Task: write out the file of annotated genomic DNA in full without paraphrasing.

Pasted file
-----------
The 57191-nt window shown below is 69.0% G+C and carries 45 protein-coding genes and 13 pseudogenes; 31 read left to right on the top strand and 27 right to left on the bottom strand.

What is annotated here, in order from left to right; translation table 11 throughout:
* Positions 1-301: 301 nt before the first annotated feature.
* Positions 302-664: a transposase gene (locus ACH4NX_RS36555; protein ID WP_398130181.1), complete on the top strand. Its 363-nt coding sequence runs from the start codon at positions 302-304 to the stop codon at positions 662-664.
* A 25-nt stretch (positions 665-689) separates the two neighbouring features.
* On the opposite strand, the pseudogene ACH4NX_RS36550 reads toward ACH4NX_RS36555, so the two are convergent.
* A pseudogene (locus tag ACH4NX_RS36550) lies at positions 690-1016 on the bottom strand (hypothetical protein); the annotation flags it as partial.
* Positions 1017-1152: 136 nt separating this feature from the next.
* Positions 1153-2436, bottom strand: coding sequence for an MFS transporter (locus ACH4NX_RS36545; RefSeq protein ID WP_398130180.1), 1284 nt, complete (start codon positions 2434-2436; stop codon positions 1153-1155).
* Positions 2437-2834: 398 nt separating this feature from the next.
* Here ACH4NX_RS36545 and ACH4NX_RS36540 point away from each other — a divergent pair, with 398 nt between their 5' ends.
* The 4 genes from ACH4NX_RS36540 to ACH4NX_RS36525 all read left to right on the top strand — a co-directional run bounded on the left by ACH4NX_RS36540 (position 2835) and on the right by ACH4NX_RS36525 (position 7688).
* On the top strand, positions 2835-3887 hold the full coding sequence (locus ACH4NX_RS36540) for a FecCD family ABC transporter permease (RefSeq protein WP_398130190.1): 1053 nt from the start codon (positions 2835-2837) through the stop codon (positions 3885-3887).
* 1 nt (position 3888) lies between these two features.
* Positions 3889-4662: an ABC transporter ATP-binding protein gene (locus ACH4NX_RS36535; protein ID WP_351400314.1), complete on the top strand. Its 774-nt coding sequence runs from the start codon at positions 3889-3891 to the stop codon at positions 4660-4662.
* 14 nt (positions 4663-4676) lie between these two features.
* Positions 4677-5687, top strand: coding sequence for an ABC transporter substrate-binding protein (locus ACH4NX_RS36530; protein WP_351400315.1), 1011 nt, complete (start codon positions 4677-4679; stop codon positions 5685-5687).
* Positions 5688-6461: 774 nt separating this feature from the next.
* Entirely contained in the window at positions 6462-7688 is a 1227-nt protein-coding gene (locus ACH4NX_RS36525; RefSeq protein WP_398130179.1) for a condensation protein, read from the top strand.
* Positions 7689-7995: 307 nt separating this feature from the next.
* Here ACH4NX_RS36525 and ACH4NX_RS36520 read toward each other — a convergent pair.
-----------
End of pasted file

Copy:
The 57191-nt window shown below is 69.0% G+C and carries 45 protein-coding genes and 13 pseudogenes; 31 read left to right on the top strand and 27 right to left on the bottom strand.

What is annotated here, in order from left to right; translation table 11 throughout:
* Positions 1-301: 301 nt before the first annotated feature.
* Positions 302-664: a transposase gene (locus ACH4NX_RS36555; protein ID WP_398130181.1), complete on the top strand. Its 363-nt coding sequence runs from the start codon at positions 302-304 to the stop codon at positions 662-664.
* A 25-nt stretch (positions 665-689) separates the two neighbouring features.
* On the opposite strand, the pseudogene ACH4NX_RS36550 reads toward ACH4NX_RS36555, so the two are convergent.
* A pseudogene (locus tag ACH4NX_RS36550) lies at positions 690-1016 on the bottom strand (hypothetical protein); the annotation flags it as partial.
* Positions 1017-1152: 136 nt separating this feature from the next.
* Positions 1153-2436, bottom strand: coding sequence for an MFS transporter (locus ACH4NX_RS36545; RefSeq protein ID WP_398130180.1), 1284 nt, complete (start codon positions 2434-2436; stop codon positions 1153-1155).
* Positions 2437-2834: 398 nt separating this feature from the next.
* Here ACH4NX_RS36545 and ACH4NX_RS36540 point away from each other — a divergent pair, with 398 nt between their 5' ends.
* The 4 genes from ACH4NX_RS36540 to ACH4NX_RS36525 all read left to right on the top strand — a co-directional run bounded on the left by ACH4NX_RS36540 (position 2835) and on the right by ACH4NX_RS36525 (position 7688).
* On the top strand, positions 2835-3887 hold the full coding sequence (locus ACH4NX_RS36540) for a FecCD family ABC transporter permease (RefSeq protein WP_398130190.1): 1053 nt from the start codon (positions 2835-2837) through the stop codon (positions 3885-3887).
* 1 nt (position 3888) lies between these two features.
* Positions 3889-4662: an ABC transporter ATP-binding protein gene (locus ACH4NX_RS36535; protein ID WP_351400314.1), complete on the top strand. Its 774-nt coding sequence runs from the start codon at positions 3889-3891 to the stop codon at positions 4660-4662.
* 14 nt (positions 4663-4676) lie between these two features.
* Positions 4677-5687, top strand: coding sequence for an ABC transporter substrate-binding protein (locus ACH4NX_RS36530; protein WP_351400315.1), 1011 nt, complete (start codon positions 4677-4679; stop codon positions 5685-5687).
* Positions 5688-6461: 774 nt separating this feature from the next.
* Entirely contained in the window at positions 6462-7688 is a 1227-nt protein-coding gene (locus ACH4NX_RS36525; RefSeq protein WP_398130179.1) for a condensation protein, read from the top strand.
* Positions 7689-7995: 307 nt separating this feature from the next.
* Here ACH4NX_RS36525 and ACH4NX_RS36520 read toward each other — a convergent pair.